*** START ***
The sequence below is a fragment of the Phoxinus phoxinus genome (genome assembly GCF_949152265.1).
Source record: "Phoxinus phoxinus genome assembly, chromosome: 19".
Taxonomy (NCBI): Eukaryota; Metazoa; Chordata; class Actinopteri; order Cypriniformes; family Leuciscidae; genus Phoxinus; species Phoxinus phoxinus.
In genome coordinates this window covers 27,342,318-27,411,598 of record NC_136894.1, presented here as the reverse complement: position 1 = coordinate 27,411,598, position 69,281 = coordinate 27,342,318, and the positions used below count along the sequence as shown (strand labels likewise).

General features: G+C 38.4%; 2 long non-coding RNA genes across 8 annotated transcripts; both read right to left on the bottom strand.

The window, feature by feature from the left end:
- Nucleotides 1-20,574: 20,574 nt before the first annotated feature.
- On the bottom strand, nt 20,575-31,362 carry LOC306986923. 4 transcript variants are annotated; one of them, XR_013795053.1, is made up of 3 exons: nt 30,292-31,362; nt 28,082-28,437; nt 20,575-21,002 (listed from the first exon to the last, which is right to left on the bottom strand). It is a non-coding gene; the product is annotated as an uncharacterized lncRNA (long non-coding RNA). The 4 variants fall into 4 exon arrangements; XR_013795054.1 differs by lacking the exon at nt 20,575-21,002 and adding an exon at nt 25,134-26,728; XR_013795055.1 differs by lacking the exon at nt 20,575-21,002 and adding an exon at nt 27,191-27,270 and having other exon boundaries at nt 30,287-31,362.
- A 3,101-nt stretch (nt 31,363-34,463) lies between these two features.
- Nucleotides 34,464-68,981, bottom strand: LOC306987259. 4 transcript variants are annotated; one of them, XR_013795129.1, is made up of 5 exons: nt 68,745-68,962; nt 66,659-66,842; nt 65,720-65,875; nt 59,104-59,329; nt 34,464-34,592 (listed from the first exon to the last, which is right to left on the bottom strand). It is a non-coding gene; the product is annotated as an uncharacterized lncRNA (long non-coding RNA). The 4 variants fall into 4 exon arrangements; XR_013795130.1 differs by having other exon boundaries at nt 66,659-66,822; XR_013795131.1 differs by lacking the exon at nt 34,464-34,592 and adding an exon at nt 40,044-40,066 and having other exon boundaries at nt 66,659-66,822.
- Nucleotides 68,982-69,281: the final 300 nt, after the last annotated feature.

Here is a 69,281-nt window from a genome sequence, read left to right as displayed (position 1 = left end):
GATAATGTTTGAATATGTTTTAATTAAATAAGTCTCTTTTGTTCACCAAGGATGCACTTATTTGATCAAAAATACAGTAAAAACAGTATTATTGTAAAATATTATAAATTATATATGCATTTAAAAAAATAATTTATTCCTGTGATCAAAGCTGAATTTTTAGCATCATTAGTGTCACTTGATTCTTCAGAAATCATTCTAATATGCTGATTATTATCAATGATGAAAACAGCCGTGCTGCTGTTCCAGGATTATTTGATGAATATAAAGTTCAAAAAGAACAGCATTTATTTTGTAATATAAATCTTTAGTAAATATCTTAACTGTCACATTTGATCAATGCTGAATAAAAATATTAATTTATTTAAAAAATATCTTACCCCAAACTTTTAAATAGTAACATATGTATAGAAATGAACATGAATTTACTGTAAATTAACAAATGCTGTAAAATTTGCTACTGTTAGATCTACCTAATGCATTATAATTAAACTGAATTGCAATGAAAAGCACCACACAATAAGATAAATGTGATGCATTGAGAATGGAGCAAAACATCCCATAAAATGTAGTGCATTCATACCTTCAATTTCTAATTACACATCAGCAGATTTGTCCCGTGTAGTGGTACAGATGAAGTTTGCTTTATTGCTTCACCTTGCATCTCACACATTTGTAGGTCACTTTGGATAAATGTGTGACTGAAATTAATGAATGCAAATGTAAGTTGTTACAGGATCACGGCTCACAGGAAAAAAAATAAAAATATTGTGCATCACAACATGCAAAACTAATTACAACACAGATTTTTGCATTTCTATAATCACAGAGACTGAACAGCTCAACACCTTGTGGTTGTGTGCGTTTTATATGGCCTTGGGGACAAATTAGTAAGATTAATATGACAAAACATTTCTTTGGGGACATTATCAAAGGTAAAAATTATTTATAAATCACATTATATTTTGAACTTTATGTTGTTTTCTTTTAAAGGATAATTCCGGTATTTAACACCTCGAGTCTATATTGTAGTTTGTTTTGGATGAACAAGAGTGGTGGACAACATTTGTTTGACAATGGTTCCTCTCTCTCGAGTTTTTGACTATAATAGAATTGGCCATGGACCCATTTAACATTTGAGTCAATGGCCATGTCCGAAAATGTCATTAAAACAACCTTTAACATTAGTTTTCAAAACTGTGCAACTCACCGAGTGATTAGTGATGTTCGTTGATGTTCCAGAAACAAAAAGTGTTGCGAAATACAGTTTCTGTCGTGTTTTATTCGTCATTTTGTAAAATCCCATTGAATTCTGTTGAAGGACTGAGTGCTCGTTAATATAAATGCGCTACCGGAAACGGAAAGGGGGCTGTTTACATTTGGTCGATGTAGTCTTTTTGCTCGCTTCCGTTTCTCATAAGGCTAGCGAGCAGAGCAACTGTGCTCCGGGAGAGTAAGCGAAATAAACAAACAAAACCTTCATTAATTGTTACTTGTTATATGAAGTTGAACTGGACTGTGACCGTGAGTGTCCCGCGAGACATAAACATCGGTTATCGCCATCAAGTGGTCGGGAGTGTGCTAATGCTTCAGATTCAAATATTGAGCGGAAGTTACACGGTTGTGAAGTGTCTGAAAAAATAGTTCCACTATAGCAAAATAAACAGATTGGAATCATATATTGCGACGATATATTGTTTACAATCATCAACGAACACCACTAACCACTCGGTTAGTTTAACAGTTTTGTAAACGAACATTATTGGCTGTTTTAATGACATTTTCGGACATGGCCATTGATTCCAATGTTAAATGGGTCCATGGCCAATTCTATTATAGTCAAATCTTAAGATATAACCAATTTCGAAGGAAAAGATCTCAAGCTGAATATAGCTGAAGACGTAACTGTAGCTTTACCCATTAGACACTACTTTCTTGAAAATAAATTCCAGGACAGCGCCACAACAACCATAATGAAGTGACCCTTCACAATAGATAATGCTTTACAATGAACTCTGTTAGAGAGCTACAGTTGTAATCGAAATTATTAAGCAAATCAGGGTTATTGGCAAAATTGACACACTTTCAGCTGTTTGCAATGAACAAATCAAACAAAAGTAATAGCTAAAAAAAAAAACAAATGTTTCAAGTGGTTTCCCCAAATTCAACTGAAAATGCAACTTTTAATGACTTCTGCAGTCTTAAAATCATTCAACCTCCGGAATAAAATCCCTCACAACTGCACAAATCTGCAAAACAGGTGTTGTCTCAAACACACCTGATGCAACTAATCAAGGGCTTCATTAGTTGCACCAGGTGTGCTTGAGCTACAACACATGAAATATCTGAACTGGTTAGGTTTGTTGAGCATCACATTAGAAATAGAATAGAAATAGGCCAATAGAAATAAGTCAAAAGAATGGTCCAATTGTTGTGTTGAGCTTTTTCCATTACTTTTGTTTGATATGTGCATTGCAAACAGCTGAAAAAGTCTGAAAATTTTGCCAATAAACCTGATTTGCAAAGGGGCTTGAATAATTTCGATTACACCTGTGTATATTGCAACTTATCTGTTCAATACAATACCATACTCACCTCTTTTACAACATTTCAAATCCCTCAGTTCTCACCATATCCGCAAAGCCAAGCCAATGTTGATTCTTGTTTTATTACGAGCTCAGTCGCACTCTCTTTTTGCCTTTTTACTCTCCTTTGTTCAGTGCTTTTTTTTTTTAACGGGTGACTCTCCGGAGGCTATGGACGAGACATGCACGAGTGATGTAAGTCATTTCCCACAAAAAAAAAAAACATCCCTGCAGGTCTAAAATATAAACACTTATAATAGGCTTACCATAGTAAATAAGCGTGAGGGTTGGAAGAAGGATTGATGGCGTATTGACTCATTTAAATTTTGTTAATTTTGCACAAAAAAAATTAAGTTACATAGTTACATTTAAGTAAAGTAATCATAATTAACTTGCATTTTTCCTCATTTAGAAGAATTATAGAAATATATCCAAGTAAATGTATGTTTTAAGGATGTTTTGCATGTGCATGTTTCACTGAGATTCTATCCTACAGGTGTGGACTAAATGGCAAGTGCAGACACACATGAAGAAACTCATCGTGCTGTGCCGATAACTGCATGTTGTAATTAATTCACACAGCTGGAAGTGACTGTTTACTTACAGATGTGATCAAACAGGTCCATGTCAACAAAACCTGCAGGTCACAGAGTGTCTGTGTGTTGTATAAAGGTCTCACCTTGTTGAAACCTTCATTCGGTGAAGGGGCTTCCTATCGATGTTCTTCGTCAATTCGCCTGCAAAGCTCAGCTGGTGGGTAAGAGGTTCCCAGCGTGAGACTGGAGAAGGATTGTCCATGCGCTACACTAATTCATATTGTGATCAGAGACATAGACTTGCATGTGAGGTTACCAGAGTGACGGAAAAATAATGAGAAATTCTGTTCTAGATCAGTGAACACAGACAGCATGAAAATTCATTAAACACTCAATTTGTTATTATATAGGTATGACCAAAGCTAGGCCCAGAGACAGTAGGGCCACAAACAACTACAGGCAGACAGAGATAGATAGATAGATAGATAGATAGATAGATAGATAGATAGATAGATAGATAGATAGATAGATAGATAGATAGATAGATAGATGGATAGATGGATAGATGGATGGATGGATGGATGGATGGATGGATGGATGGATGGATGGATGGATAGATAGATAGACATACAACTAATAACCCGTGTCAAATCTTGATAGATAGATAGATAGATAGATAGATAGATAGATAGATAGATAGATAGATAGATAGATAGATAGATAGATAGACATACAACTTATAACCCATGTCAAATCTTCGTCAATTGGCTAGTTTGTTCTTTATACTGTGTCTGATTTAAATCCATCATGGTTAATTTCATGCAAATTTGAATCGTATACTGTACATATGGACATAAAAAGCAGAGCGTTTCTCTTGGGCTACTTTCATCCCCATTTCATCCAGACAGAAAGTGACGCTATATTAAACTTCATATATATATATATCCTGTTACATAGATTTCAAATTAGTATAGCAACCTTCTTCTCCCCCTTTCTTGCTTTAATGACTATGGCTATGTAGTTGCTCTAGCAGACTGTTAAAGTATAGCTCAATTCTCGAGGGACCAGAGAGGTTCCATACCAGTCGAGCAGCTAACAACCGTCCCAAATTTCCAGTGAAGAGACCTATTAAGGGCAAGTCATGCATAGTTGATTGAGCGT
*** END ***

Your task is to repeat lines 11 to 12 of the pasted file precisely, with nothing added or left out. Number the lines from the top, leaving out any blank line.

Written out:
- Nucleotides 68,982-69,281: the final 300 nt, after the last annotated feature.

Here is a 69,281-nt window from a genome sequence, read left to right as displayed (position 1 = left end):